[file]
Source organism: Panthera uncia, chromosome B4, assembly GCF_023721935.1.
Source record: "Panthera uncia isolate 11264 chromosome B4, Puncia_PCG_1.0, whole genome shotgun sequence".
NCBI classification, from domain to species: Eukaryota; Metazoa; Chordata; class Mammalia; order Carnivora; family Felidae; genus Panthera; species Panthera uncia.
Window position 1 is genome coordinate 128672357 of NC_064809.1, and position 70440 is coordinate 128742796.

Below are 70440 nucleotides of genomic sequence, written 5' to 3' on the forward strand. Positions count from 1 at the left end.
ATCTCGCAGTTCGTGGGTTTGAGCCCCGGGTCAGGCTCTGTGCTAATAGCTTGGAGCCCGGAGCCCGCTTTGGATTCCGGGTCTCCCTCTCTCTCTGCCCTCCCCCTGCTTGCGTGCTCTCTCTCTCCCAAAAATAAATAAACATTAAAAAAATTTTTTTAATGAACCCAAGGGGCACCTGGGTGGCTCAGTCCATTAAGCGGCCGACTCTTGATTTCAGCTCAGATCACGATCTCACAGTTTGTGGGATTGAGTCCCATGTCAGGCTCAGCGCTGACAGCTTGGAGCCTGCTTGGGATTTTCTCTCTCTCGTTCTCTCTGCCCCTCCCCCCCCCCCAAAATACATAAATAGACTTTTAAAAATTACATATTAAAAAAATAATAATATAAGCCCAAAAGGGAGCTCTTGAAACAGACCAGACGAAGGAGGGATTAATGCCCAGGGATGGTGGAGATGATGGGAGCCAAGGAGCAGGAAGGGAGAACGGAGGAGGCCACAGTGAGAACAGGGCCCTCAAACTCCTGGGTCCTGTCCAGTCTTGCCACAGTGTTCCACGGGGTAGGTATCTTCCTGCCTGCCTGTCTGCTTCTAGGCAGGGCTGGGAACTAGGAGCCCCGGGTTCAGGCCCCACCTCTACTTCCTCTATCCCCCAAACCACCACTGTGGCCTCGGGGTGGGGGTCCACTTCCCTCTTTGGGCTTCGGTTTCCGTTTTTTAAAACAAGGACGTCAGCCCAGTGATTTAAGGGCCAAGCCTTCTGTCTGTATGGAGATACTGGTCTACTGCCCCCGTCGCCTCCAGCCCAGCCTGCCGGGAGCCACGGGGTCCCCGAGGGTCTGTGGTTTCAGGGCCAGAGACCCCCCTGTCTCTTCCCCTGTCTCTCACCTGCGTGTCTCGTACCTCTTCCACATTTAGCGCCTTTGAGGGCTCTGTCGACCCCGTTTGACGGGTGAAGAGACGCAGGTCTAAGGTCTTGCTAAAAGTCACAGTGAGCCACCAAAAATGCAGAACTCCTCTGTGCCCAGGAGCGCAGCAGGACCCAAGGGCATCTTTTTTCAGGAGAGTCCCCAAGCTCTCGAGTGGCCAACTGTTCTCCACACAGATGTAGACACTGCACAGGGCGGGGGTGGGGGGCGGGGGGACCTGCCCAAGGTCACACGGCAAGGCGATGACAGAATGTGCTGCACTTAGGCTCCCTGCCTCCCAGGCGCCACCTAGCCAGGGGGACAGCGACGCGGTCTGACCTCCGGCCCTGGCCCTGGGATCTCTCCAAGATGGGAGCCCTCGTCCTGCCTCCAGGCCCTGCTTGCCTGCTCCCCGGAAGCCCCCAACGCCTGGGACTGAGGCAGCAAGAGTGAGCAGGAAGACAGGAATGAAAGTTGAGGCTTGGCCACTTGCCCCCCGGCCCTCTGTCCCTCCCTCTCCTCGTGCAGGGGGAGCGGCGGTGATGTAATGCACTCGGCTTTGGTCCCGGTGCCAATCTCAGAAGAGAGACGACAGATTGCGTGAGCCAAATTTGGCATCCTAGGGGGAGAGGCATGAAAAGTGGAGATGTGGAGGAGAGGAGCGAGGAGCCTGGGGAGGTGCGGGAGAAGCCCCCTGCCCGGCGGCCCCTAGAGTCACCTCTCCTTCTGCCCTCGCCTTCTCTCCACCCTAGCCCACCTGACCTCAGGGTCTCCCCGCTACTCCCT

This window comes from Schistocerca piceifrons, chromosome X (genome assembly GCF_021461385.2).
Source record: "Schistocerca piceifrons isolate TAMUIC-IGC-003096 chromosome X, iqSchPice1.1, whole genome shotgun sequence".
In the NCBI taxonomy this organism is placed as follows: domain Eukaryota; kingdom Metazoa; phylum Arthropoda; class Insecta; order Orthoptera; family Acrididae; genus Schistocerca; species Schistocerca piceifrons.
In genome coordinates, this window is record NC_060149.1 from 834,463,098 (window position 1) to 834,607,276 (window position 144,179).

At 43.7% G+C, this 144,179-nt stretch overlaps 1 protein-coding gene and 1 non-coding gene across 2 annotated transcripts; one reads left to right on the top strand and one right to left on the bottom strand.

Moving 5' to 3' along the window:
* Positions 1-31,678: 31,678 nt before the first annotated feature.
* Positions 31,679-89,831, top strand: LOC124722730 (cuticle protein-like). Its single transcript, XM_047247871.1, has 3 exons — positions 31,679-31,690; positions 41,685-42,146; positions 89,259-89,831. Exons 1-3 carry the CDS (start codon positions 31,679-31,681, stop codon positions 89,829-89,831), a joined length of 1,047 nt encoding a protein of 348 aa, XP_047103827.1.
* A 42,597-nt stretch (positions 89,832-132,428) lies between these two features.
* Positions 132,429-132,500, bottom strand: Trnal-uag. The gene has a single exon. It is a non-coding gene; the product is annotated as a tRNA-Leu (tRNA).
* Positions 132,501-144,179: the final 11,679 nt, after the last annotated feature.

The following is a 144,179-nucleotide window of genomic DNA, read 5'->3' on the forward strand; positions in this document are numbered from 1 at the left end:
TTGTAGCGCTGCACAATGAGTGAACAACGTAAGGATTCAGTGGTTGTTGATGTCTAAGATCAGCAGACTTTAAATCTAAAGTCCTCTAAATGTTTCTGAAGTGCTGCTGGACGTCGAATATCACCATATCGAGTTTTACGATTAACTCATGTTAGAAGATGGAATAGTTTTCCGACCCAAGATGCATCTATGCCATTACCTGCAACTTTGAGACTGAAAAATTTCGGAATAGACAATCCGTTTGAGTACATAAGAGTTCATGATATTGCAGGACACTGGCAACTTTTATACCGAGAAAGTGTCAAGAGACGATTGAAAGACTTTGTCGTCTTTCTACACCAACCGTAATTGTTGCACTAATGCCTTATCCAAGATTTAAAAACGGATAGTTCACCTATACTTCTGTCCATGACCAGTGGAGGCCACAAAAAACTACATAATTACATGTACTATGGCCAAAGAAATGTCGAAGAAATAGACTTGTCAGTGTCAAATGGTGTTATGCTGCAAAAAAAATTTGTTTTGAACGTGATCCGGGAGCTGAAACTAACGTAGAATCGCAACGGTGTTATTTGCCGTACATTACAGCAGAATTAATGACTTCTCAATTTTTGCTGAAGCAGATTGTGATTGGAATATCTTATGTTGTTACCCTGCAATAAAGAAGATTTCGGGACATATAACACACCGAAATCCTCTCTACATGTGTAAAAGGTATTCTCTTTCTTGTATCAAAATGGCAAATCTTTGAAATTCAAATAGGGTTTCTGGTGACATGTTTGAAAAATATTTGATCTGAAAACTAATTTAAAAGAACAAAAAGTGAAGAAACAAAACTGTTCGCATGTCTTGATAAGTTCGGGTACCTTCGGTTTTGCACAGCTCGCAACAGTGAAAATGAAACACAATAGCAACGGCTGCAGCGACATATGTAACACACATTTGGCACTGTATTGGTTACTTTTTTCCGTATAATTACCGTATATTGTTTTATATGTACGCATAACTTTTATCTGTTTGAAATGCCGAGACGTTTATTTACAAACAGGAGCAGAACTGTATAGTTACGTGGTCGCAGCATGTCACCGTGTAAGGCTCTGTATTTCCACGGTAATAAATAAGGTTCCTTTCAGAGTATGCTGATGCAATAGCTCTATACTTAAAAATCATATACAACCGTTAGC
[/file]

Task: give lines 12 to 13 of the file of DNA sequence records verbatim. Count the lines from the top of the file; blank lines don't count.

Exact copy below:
Moving 5' to 3' along the window:
* Positions 1-31,678: 31,678 nt before the first annotated feature.